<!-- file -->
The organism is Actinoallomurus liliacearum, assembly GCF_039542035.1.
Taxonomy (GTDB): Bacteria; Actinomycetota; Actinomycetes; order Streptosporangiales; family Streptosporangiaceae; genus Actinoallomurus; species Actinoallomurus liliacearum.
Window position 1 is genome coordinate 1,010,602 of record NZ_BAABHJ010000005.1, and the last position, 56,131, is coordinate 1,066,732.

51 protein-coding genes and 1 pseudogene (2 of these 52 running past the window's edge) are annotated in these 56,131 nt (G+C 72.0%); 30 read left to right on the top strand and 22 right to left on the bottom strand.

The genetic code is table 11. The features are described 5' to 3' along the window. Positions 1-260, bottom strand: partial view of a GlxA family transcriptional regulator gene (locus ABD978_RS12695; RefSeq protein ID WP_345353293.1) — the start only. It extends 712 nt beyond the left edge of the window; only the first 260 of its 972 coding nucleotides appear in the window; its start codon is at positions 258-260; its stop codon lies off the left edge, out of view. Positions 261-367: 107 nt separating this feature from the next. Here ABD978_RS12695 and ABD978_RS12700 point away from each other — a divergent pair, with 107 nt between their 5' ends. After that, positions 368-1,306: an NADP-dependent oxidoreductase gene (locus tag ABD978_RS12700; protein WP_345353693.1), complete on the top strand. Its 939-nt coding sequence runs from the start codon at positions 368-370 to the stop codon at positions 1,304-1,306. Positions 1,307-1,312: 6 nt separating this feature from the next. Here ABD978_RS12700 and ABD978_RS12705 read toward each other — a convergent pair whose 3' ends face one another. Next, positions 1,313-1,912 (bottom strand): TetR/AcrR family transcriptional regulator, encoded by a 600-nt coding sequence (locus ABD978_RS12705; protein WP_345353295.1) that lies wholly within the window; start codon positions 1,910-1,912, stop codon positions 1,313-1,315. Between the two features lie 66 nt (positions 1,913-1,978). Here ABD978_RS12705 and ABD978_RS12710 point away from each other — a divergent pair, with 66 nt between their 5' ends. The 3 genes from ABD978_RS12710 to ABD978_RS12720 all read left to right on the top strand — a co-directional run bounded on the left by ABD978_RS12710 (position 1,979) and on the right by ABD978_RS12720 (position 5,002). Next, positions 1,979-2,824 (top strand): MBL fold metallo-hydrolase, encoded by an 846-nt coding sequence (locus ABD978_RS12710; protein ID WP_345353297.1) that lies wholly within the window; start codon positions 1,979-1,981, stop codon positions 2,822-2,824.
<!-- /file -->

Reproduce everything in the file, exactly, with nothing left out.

The organism is Actinoallomurus liliacearum, assembly GCF_039542035.1.
Taxonomy (GTDB): Bacteria; Actinomycetota; Actinomycetes; order Streptosporangiales; family Streptosporangiaceae; genus Actinoallomurus; species Actinoallomurus liliacearum.
Window position 1 is genome coordinate 1,010,602 of record NZ_BAABHJ010000005.1, and the last position, 56,131, is coordinate 1,066,732.

51 protein-coding genes and 1 pseudogene (2 of these 52 running past the window's edge) are annotated in these 56,131 nt (G+C 72.0%); 30 read left to right on the top strand and 22 right to left on the bottom strand.

The genetic code is table 11. The features are described 5' to 3' along the window. Positions 1-260, bottom strand: partial view of a GlxA family transcriptional regulator gene (locus ABD978_RS12695; RefSeq protein ID WP_345353293.1) — the start only. It extends 712 nt beyond the left edge of the window; only the first 260 of its 972 coding nucleotides appear in the window; its start codon is at positions 258-260; its stop codon lies off the left edge, out of view. Positions 261-367: 107 nt separating this feature from the next. Here ABD978_RS12695 and ABD978_RS12700 point away from each other — a divergent pair, with 107 nt between their 5' ends. After that, positions 368-1,306: an NADP-dependent oxidoreductase gene (locus tag ABD978_RS12700; protein WP_345353693.1), complete on the top strand. Its 939-nt coding sequence runs from the start codon at positions 368-370 to the stop codon at positions 1,304-1,306. Positions 1,307-1,312: 6 nt separating this feature from the next. Here ABD978_RS12700 and ABD978_RS12705 read toward each other — a convergent pair whose 3' ends face one another. Next, positions 1,313-1,912 (bottom strand): TetR/AcrR family transcriptional regulator, encoded by a 600-nt coding sequence (locus ABD978_RS12705; protein WP_345353295.1) that lies wholly within the window; start codon positions 1,910-1,912, stop codon positions 1,313-1,315. Between the two features lie 66 nt (positions 1,913-1,978). Here ABD978_RS12705 and ABD978_RS12710 point away from each other — a divergent pair, with 66 nt between their 5' ends. The 3 genes from ABD978_RS12710 to ABD978_RS12720 all read left to right on the top strand — a co-directional run bounded on the left by ABD978_RS12710 (position 1,979) and on the right by ABD978_RS12720 (position 5,002). Next, positions 1,979-2,824 (top strand): MBL fold metallo-hydrolase, encoded by an 846-nt coding sequence (locus ABD978_RS12710; protein ID WP_345353297.1) that lies wholly within the window; start codon positions 1,979-1,981, stop codon positions 2,822-2,824.